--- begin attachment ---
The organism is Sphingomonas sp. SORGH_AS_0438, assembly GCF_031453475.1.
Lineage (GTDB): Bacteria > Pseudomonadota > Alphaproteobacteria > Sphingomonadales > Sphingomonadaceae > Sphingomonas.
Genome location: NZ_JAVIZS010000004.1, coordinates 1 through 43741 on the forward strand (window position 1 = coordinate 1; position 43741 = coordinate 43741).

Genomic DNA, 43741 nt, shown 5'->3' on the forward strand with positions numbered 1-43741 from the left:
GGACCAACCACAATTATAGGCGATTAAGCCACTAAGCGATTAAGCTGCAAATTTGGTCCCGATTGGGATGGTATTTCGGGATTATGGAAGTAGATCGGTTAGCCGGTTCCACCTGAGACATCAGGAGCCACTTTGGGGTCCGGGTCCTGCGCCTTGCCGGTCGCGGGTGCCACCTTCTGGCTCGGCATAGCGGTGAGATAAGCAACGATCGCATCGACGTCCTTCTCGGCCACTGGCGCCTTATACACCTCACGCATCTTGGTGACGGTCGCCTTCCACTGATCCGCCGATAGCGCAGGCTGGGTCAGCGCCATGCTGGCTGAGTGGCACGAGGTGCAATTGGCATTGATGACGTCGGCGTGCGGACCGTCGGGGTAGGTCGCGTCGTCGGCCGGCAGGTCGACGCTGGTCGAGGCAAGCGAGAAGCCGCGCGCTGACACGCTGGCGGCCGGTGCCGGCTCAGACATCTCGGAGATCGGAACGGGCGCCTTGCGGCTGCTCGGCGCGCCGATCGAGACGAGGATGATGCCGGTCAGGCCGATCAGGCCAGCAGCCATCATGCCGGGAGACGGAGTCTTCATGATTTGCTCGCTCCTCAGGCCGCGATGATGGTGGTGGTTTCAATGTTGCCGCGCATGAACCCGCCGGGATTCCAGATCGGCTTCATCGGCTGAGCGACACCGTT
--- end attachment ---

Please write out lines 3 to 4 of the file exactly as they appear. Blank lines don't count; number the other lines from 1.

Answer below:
Genome location: NZ_JAVIZS010000004.1, coordinates 1 through 43741 on the forward strand (window position 1 = coordinate 1; position 43741 = coordinate 43741).

Genomic DNA, 43741 nt, shown 5'->3' on the forward strand with positions numbered 1-43741 from the left: